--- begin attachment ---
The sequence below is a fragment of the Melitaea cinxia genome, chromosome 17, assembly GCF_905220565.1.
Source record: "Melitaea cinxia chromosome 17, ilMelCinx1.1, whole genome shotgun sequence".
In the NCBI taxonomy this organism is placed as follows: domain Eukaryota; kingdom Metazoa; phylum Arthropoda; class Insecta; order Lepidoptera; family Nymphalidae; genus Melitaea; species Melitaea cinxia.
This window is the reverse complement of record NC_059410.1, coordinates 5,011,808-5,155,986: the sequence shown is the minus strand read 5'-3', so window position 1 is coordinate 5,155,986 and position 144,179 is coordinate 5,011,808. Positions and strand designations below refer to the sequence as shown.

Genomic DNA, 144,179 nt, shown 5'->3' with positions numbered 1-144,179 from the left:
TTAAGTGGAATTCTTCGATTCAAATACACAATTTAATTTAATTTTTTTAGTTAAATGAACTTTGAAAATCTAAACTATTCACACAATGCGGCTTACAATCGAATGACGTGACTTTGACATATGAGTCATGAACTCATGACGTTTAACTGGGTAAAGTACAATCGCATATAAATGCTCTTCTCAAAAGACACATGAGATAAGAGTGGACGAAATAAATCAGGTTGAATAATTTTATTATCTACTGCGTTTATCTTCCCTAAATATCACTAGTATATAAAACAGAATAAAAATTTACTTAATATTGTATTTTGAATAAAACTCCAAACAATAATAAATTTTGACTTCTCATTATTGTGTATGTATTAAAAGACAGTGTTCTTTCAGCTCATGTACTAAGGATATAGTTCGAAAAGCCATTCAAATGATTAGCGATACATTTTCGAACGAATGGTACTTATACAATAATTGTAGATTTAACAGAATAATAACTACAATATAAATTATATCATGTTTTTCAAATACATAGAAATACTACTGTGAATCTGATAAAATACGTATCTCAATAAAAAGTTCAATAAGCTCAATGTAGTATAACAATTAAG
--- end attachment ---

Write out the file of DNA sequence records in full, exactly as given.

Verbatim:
The sequence below is a fragment of the Melitaea cinxia genome, chromosome 17, assembly GCF_905220565.1.
Source record: "Melitaea cinxia chromosome 17, ilMelCinx1.1, whole genome shotgun sequence".
In the NCBI taxonomy this organism is placed as follows: domain Eukaryota; kingdom Metazoa; phylum Arthropoda; class Insecta; order Lepidoptera; family Nymphalidae; genus Melitaea; species Melitaea cinxia.
This window is the reverse complement of record NC_059410.1, coordinates 5,011,808-5,155,986: the sequence shown is the minus strand read 5'-3', so window position 1 is coordinate 5,155,986 and position 144,179 is coordinate 5,011,808. Positions and strand designations below refer to the sequence as shown.

Genomic DNA, 144,179 nt, shown 5'->3' with positions numbered 1-144,179 from the left:
TTAAGTGGAATTCTTCGATTCAAATACACAATTTAATTTAATTTTTTTAGTTAAATGAACTTTGAAAATCTAAACTATTCACACAATGCGGCTTACAATCGAATGACGTGACTTTGACATATGAGTCATGAACTCATGACGTTTAACTGGGTAAAGTACAATCGCATATAAATGCTCTTCTCAAAAGACACATGAGATAAGAGTGGACGAAATAAATCAGGTTGAATAATTTTATTATCTACTGCGTTTATCTTCCCTAAATATCACTAGTATATAAAACAGAATAAAAATTTACTTAATATTGTATTTTGAATAAAACTCCAAACAATAATAAATTTTGACTTCTCATTATTGTGTATGTATTAAAAGACAGTGTTCTTTCAGCTCATGTACTAAGGATATAGTTCGAAAAGCCATTCAAATGATTAGCGATACATTTTCGAACGAATGGTACTTATACAATAATTGTAGATTTAACAGAATAATAACTACAATATAAATTATATCATGTTTTTCAAATACATAGAAATACTACTGTGAATCTGATAAAATACGTATCTCAATAAAAAGTTCAATAAGCTCAATGTAGTATAACAATTAAG